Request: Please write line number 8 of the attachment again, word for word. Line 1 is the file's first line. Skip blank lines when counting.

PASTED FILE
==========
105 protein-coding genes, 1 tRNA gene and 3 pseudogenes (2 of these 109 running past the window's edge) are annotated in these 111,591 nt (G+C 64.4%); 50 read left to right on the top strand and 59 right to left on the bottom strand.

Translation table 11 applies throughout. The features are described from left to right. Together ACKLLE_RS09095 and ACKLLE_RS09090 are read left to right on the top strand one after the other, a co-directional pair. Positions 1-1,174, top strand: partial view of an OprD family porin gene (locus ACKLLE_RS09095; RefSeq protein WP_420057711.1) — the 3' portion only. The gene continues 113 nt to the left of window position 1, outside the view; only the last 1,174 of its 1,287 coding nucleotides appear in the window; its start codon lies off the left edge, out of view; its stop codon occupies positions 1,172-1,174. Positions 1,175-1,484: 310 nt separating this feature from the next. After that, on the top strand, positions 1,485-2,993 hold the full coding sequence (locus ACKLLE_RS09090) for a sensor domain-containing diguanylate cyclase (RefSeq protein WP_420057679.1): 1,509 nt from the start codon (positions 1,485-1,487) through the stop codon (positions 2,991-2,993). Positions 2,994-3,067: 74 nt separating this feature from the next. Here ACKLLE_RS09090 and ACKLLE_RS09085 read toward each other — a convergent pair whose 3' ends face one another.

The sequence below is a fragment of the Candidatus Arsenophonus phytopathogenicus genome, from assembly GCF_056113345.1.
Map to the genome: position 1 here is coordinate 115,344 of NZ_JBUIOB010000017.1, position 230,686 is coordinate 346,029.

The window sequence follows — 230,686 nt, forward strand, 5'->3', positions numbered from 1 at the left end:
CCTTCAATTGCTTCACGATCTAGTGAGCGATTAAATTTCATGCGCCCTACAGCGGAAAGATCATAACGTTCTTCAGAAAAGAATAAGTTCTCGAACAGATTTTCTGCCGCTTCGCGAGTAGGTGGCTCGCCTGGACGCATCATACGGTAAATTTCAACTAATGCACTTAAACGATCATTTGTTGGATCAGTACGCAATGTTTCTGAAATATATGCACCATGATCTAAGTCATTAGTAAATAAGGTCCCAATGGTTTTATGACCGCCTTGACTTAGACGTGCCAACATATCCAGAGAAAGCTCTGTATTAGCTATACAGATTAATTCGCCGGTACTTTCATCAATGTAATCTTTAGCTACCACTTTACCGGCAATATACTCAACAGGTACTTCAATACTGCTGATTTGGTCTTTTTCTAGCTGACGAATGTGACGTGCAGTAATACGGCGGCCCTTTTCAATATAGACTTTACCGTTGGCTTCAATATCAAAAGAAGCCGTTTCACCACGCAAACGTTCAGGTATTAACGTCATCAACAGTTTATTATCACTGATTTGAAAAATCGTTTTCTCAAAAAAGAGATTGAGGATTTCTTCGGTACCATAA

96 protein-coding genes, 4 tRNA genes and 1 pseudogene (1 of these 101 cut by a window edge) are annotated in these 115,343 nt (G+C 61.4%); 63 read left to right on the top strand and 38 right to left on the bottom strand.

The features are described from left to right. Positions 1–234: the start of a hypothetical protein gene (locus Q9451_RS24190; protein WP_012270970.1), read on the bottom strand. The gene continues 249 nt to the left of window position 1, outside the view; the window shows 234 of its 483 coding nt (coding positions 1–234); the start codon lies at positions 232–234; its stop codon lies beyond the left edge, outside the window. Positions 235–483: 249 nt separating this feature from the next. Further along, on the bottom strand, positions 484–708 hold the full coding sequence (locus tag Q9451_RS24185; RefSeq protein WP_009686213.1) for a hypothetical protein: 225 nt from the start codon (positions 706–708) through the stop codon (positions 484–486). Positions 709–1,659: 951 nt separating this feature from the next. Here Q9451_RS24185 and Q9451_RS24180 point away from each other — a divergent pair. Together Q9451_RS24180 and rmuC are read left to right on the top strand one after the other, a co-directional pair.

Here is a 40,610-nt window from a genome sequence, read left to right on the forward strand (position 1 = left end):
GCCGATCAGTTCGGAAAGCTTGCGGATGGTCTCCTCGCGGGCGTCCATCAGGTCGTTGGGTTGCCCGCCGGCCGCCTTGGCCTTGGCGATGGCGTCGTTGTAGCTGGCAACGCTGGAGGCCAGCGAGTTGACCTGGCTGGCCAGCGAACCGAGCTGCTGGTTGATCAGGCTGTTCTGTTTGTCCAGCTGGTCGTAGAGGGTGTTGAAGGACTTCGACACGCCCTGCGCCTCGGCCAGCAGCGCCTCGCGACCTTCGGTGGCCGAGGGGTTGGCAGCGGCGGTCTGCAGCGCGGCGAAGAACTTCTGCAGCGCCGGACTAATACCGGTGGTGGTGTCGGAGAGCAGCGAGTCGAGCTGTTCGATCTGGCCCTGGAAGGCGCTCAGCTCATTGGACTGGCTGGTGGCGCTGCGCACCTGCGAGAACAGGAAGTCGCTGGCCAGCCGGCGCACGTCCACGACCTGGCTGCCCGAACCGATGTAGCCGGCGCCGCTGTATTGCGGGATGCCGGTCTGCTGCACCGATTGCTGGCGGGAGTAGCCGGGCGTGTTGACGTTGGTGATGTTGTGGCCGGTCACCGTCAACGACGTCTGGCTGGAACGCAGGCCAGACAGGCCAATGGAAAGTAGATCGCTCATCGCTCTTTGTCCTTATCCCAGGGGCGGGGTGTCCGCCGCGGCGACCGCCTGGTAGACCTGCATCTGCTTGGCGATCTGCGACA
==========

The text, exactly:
The features are described from left to right. Positions 1–234: the start of a hypothetical protein gene (locus Q9451_RS24190; protein WP_012270970.1), read on the bottom strand. The gene continues 249 nt to the left of window position 1, outside the view; the window shows 234 of its 483 coding nt (coding positions 1–234); the start codon lies at positions 232–234; its stop codon lies beyond the left edge, outside the window. Positions 235–483: 249 nt separating this feature from the next. Further along, on the bottom strand, positions 484–708 hold the full coding sequence (locus tag Q9451_RS24185; RefSeq protein WP_009686213.1) for a hypothetical protein: 225 nt from the start codon (positions 706–708) through the stop codon (positions 484–486). Positions 709–1,659: 951 nt separating this feature from the next. Here Q9451_RS24185 and Q9451_RS24180 point away from each other — a divergent pair. Together Q9451_RS24180 and rmuC are read left to right on the top strand one after the other, a co-directional pair.